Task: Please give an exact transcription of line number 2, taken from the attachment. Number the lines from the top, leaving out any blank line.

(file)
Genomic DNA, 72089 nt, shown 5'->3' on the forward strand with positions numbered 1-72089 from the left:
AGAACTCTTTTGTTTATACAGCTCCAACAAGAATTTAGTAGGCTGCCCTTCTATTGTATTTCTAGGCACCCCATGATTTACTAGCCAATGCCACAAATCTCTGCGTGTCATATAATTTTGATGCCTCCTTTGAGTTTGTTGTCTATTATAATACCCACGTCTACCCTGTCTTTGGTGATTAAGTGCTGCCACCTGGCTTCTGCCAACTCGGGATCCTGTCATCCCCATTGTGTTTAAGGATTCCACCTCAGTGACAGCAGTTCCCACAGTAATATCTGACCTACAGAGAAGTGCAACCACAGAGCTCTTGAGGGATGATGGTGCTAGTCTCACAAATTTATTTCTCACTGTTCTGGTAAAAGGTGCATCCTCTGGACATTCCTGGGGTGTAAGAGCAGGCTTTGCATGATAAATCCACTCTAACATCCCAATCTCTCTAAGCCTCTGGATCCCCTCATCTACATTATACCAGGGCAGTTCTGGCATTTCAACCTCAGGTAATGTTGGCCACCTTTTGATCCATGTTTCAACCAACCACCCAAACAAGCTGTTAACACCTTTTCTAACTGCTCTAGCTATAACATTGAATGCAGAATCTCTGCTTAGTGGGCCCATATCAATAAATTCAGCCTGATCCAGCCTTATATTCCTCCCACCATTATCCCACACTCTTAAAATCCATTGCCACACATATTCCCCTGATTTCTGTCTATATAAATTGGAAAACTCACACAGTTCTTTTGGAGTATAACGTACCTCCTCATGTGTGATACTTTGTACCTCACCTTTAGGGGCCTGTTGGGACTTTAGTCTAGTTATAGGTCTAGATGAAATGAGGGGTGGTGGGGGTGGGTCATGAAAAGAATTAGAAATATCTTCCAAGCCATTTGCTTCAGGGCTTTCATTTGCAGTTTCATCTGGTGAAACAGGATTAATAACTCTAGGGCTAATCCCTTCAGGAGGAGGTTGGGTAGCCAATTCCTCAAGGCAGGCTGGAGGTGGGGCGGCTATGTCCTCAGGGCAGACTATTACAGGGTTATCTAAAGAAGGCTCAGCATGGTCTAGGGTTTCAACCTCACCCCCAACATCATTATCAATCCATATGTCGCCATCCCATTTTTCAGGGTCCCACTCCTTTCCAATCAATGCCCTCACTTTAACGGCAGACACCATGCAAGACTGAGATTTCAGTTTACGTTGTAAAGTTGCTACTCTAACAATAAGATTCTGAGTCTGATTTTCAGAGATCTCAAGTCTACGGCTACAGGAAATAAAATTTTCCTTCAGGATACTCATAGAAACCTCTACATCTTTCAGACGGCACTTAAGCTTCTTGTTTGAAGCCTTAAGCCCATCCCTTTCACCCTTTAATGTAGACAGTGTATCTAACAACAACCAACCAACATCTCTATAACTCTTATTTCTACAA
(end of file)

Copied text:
AGAACTCTTTTGTTTATACAGCTCCAACAAGAATTTAGTAGGCTGCCCTTCTATTGTATTTCTAGGCACCCCATGATTTACTAGCCAATGCCACAAATCTCTGCGTGTCATATAATTTTGATGCCTCCTTTGAGTTTGTTGTCTATTATAATACCCACGTCTACCCTGTCTTTGGTGATTAAGTGCTGCCACCTGGCTTCTGCCAACTCGGGATCCTGTCATCCCCATTGTGTTTAAGGATTCCACCTCAGTGACAGCAGTTCCCACAGTAATATCTGACCTACAGAGAAGTGCAACCACAGAGCTCTTGAGGGATGATGGTGCTAGTCTCACAAATTTATTTCTCACTGTTCTGGTAAAAGGTGCATCCTCTGGACATTCCTGGGGTGTAAGAGCAGGCTTTGCATGATAAATCCACTCTAACATCCCAATCTCTCTAAGCCTCTGGATCCCCTCATCTACATTATACCAGGGCAGTTCTGGCATTTCAACCTCAGGTAATGTTGGCCACCTTTTGATCCATGTTTCAACCAACCACCCAAACAAGCTGTTAACACCTTTTCTAACTGCTCTAGCTATAACATTGAATGCAGAATCTCTGCTTAGTGGGCCCATATCAATAAATTCAGCCTGATCCAGCCTTATATTCCTCCCACCATTATCCCACACTCTTAAAATCCATTGCCACACATATTCCCCTGATTTCTGTCTATATAAATTGGAAAACTCACACAGTTCTTTTGGAGTATAACGTACCTCCTCATGTGTGATACTTTGTACCTCACCTTTAGGGGCCTGTTGGGACTTTAGTCTAGTTATAGGTCTAGATGAAATGAGGGGTGGTGGGGGTGGGTCATGAAAAGAATTAGAAATATCTTCCAAGCCATTTGCTTCAGGGCTTTCATTTGCAGTTTCATCTGGTGAAACAGGATTAATAACTCTAGGGCTAATCCCTTCAGGAGGAGGTTGGGTAGCCAATTCCTCAAGGCAGGCTGGAGGTGGGGCGGCTATGTCCTCAGGGCAGACTATTACAGGGTTATCTAAAGAAGGCTCAGCATGGTCTAGGGTTTCAACCTCACCCCCAACATCATTATCAATCCATATGTCGCCATCCCATTTTTCAGGGTCCCACTCCTTTCCAATCAATGCCCTCACTTTAACGGCAGACACCATGCAAGACTGAGATTTCAGTTTACGTTGTAAAGTTGCTACTCTAACAATAAGATTCTGAGTCTGATTTTCAGAGATCTCAAGTCTACGGCTACAGGAAATAAAATTTTCCTTCAGGATACTCATAGAAACCTCTACATCTTTCAGACGGCACTTAAGCTTCTTGTTTGAAGCCTTAAGCCCATCCCTTTCACCCTTTAATGTAGACAGTGTATCTAACAACAACCAACCAACATCTCTATAACTCTTATTTCTACAA